Peggy is doing well at her new job, berating copywriters like she’s been doing it forever. Ted gives her a new unnamed cigarette from Philip Morris to field test to help name. Peggy runs into Don at the movies, and talks a bit about her new job. Philip Morris is bringing her down to Virginia to tour the factory and she’s very excited about it.

Roger spends the episode creeper-calling the Draper residence trying to get a hold of Marie, Megan’s mother, and hanging up whenever he gets Megan until he fakes a terrible French accent to sound like Megan’s father and get Marie on the phone. He asks to meet her, and it’s kind of nice to see Roger Sterling pursuing a woman who is of an age with him. She puts on a good “don’t expect anything” facade on the phone, but in person it’s all hot, mature, loving. Roger wants Marie to do LSD with him so he can recapture that serenity he found after last time in the wake of Lane’s death. Marie demurs and says, “Don’t ask me to take care of you.” They still get it on, because, duh.

The episode ends with Don leaving Megan on her shoot and going to a bar to drink and smoke, Peggy in Virginia treated to the site of two dogs mating outside her Richmond hotel room, Pete listening to music forlornly, Roger standing at the window smiling butt naked (hi, partial nudity!) I think he’s on acid. Then we’re back with Don as a woman asks for a light and then reveals that her friend is interested in him and asks if he’s alone. We cut to the credits before we hear his answer.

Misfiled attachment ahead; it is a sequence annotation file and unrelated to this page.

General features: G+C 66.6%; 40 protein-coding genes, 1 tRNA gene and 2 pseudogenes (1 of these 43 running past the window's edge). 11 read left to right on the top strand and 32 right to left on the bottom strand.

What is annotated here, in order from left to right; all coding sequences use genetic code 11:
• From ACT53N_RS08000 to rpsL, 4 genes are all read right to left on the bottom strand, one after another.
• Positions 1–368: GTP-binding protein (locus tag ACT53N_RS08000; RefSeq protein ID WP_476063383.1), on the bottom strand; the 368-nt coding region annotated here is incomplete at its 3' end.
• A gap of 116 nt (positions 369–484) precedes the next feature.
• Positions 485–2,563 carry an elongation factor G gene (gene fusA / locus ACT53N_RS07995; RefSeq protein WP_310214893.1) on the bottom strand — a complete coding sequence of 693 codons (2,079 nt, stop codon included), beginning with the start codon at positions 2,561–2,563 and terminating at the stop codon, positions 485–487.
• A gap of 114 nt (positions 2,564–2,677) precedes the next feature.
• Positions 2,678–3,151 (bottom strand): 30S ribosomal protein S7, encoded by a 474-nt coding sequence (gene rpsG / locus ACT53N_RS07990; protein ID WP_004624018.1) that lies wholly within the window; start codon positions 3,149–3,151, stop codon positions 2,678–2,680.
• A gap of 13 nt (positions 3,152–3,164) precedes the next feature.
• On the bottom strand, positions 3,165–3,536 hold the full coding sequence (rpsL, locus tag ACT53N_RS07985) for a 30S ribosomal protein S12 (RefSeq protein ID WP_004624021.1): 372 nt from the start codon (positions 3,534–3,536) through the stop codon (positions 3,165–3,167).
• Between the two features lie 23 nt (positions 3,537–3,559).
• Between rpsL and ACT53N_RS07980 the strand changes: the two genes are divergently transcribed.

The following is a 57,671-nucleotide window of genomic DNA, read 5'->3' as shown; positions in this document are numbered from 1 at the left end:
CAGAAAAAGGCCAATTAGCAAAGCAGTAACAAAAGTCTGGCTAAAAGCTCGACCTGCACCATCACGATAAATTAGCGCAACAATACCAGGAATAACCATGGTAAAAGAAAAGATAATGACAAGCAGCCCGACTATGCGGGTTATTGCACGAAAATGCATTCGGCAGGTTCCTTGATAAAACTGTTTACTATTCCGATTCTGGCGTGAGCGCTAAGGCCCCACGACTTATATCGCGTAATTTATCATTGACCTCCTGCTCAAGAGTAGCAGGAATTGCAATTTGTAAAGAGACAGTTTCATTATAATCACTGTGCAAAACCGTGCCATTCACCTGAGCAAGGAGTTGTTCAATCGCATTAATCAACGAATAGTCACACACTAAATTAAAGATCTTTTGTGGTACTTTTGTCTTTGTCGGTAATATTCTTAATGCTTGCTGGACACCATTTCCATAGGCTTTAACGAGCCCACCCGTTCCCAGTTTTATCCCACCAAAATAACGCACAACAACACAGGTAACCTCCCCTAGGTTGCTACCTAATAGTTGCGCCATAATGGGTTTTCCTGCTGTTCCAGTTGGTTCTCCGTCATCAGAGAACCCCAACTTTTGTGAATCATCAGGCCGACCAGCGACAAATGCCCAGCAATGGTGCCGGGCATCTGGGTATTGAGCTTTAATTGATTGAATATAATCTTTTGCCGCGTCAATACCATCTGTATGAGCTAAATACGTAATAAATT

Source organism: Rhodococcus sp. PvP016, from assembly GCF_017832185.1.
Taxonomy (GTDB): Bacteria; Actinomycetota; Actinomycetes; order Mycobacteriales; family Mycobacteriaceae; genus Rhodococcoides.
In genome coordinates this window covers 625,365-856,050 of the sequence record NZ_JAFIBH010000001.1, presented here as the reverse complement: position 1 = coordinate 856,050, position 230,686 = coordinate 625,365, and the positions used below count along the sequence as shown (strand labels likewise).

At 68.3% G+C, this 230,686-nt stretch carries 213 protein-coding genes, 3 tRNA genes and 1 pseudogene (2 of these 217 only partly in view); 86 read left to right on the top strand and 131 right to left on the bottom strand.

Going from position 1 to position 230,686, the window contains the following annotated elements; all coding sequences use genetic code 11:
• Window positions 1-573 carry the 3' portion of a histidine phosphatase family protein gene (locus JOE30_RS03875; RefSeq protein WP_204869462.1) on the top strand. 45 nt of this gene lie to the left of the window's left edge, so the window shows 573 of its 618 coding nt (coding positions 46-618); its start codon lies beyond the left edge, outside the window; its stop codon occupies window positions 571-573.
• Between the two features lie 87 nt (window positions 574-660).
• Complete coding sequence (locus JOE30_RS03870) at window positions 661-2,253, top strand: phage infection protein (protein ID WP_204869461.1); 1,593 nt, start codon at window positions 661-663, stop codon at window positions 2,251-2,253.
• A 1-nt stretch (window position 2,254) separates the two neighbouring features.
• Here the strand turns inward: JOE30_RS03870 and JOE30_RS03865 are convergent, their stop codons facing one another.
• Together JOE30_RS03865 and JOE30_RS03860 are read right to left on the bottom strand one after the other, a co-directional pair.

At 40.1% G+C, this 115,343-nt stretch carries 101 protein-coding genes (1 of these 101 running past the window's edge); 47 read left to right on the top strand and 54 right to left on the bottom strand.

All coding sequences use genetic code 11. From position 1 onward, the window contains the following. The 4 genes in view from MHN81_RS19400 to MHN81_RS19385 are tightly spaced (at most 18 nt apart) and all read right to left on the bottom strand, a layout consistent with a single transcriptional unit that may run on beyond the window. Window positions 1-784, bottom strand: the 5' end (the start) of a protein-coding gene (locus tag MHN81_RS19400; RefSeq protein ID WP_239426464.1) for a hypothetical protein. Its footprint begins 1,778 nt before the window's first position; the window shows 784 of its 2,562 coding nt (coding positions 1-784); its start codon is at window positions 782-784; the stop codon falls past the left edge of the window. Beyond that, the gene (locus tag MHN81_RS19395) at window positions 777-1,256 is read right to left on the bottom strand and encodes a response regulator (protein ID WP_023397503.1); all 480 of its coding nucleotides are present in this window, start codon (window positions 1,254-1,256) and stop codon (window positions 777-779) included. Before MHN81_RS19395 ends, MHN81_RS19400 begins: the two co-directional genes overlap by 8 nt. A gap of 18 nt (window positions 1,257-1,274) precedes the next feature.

There’s a lot of phantoms in this episode; the phantom of Peggy at SCDP with the lack of a female perspective, the phantom of Lane (we learn during the episode that his office is still empty), the obvious phantom of Adam for Don, and the phantom of Beth for Pete. This was a strange season finale, so much was left unresolved and we even got a few things that seemed to be specifically set up in this episode for next season. Are we seeing the return of “old” Don, and will he end up cheating on Megan? Will Peggy end up as a true rival for Don? This season has ultimately been excellent for the company on a professional level, even for Peggy since she left for a better position, but brutal on a personal level. I guess we’ll see if that trend continues into season 6.

On a very much more “me” note, I’d like to thank everyone who read my first shot at recapping. It’s been a pretty fun learning experience, and I’m so grateful for your patience and feedback. Hopefully I’ll be able to come back for next season!

4 replies on “Recap: Mad Men, Episode 5.13, “The Phantom””